A Supplement for Parkinson’s and Arthritis

Disclaimer: Results are not guaranteed*** and may vary from person to person***.

In the last part of my look at the supplement creatine, we hone in on two distinct and great possibilities. Does creatine hold promise for people with Parkinson’s disease? How about those who suffer the autoimmune condition of rheumatoid arthritis? Let’s see.

— Parkinson’s Disease
Roughly one million Americans have Parkinson’s disease. Another two million may have it, but don’t know it yet. Last year, a promising study had 200 patients taking 10 g/day of creatine mixed with 200 mg a day of an antibiotic (minocycline). It came back with good results on creatine’s ability to help with the muscle problems experienced by Parkinson’s patients.

As a result, a government study is well underway with more than 1,700 patients in 51 clinics across the country. Researchers are comparing the effects of creatine on the quality of life, ability to walk, cognitive function, and the ability to carry out activities of daily living.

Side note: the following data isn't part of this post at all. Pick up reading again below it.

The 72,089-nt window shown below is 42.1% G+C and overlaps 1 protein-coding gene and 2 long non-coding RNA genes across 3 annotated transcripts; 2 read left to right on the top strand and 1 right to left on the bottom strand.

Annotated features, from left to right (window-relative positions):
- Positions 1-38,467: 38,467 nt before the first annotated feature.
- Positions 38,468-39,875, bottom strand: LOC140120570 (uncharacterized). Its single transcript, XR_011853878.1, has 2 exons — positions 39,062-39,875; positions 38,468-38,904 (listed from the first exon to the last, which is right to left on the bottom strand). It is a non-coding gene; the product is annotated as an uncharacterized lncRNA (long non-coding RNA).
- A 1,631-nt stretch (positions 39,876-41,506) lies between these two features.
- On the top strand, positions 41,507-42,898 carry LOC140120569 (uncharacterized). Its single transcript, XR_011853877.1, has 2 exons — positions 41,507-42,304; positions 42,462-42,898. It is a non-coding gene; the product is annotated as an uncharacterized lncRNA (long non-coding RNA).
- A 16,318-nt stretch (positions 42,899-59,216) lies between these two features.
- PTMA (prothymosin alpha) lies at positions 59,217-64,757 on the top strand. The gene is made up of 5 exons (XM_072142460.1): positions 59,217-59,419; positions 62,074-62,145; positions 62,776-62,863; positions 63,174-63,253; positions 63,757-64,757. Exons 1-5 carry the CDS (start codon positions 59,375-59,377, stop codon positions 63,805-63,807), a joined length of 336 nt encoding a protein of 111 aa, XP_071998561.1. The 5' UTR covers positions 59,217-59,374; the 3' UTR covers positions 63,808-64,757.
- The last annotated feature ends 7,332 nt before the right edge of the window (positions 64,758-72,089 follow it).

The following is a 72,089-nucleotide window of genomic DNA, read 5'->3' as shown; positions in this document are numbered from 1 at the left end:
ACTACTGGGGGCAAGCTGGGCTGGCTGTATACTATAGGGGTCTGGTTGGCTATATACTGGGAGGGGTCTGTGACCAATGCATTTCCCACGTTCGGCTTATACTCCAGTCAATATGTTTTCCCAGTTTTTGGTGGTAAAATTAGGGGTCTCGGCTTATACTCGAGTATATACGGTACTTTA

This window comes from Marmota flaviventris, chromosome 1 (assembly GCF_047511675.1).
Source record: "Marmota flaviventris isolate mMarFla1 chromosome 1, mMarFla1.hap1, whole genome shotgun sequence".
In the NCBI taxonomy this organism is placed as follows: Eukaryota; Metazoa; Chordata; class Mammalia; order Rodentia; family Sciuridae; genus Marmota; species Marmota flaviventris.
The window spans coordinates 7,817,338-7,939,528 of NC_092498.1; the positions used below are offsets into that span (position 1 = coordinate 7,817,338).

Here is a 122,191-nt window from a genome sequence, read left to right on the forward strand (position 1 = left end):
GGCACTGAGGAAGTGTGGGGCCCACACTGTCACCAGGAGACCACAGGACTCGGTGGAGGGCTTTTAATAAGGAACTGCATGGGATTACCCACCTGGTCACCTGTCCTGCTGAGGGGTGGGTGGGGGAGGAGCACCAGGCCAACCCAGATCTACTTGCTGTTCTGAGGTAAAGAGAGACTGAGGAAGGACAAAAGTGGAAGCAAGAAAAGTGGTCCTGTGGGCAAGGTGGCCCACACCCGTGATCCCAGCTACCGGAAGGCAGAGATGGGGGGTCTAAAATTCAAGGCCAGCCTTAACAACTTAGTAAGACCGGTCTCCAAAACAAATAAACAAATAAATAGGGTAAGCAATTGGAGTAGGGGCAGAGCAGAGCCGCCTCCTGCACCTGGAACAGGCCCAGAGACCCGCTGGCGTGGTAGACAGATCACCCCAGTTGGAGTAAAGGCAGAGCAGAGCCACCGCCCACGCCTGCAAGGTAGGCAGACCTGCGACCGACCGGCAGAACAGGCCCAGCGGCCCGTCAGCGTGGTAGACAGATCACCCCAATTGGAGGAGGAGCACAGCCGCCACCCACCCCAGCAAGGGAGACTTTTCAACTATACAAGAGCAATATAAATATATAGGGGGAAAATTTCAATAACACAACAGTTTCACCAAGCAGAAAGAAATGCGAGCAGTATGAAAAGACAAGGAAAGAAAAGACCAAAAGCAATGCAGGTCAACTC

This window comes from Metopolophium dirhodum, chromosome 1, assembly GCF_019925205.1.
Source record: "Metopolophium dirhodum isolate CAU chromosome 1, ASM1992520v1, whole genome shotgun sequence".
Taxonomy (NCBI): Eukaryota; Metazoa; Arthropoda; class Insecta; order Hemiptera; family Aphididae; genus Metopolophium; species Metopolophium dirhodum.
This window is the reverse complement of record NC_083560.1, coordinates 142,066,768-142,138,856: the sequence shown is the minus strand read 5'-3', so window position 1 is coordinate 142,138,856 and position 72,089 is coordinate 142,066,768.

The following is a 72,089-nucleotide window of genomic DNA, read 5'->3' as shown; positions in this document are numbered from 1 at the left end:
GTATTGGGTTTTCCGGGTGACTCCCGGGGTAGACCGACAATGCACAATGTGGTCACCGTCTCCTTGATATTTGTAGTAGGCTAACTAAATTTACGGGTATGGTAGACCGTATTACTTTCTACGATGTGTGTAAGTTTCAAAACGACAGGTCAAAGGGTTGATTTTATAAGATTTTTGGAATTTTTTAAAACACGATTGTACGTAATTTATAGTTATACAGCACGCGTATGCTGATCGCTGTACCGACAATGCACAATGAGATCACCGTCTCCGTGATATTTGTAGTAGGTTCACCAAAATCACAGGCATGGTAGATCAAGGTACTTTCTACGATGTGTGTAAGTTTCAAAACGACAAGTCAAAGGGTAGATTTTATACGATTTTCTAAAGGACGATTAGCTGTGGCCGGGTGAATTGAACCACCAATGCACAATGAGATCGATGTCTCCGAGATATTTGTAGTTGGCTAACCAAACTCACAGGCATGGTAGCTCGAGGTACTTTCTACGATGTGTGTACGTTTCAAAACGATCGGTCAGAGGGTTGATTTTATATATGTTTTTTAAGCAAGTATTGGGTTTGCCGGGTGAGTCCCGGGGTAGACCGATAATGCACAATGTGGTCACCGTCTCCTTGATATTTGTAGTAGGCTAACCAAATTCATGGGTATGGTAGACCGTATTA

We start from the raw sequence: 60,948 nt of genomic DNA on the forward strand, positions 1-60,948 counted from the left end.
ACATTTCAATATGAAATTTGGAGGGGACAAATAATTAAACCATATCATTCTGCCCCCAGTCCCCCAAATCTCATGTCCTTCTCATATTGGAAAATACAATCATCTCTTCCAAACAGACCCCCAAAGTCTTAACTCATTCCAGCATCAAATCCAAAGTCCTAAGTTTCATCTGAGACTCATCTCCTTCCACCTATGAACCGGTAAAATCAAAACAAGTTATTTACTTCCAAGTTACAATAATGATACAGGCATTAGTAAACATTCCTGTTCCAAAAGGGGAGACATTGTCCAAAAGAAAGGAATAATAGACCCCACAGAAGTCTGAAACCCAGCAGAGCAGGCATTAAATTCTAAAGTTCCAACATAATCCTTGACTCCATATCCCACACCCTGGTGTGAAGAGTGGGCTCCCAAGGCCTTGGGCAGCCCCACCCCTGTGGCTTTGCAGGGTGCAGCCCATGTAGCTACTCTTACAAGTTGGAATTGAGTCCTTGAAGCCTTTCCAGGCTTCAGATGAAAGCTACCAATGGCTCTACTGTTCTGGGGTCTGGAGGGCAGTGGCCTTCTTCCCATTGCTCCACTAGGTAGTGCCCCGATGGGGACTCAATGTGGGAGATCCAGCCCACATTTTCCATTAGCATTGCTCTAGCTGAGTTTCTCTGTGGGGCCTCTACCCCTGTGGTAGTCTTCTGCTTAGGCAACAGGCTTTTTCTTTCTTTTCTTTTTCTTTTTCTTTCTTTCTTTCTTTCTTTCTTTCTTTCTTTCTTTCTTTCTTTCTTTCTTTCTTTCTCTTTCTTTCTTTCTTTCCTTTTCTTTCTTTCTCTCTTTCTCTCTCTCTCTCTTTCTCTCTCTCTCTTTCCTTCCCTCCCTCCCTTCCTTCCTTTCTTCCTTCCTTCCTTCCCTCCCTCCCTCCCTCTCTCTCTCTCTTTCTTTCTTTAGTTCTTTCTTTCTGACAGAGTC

— Rheumatoid Arthritis
About 2.5 million Americans have rheumatoid arthritis. It’s a chronic kind of joint pain with no great cure. In it, patients lose body cell mass — mostly muscle. The average loss among these patients is between 13% and 15%. Even five percent can affect muscle strength, raise risk of infection, and mess with the use of energy.

The causes of this loss are thought to be fourfold:

1) more inflammatory chemicals causing this destructive joint disease;

2) patients burning through more energy;

3) muscle proteins breaking down in the face of inflammatory chemicals; and

4) reduced physical activity due to joint pain, and thus loss of muscle strength.

Could creatine help? In a Swiss study, 12 patients were treated first with 20 g a day (five days) and then with two g a day (16 days). Creatine resulted in increased muscle strength for eight out of 12 patients, including a rise in blood and skeletal muscle levels. Although promising, this was a small study. Future better-designed, large clinical trials are needed to confirm the positive results in this study.

In all, creatine goes beyond simply helping people bulk up muscle, which it is most known for. People with heart disease, chronic obstructive pulmonary disease, rheumatoid arthritis, and Parkinson’s disease may also decide to look into this supplement’s powers.

 

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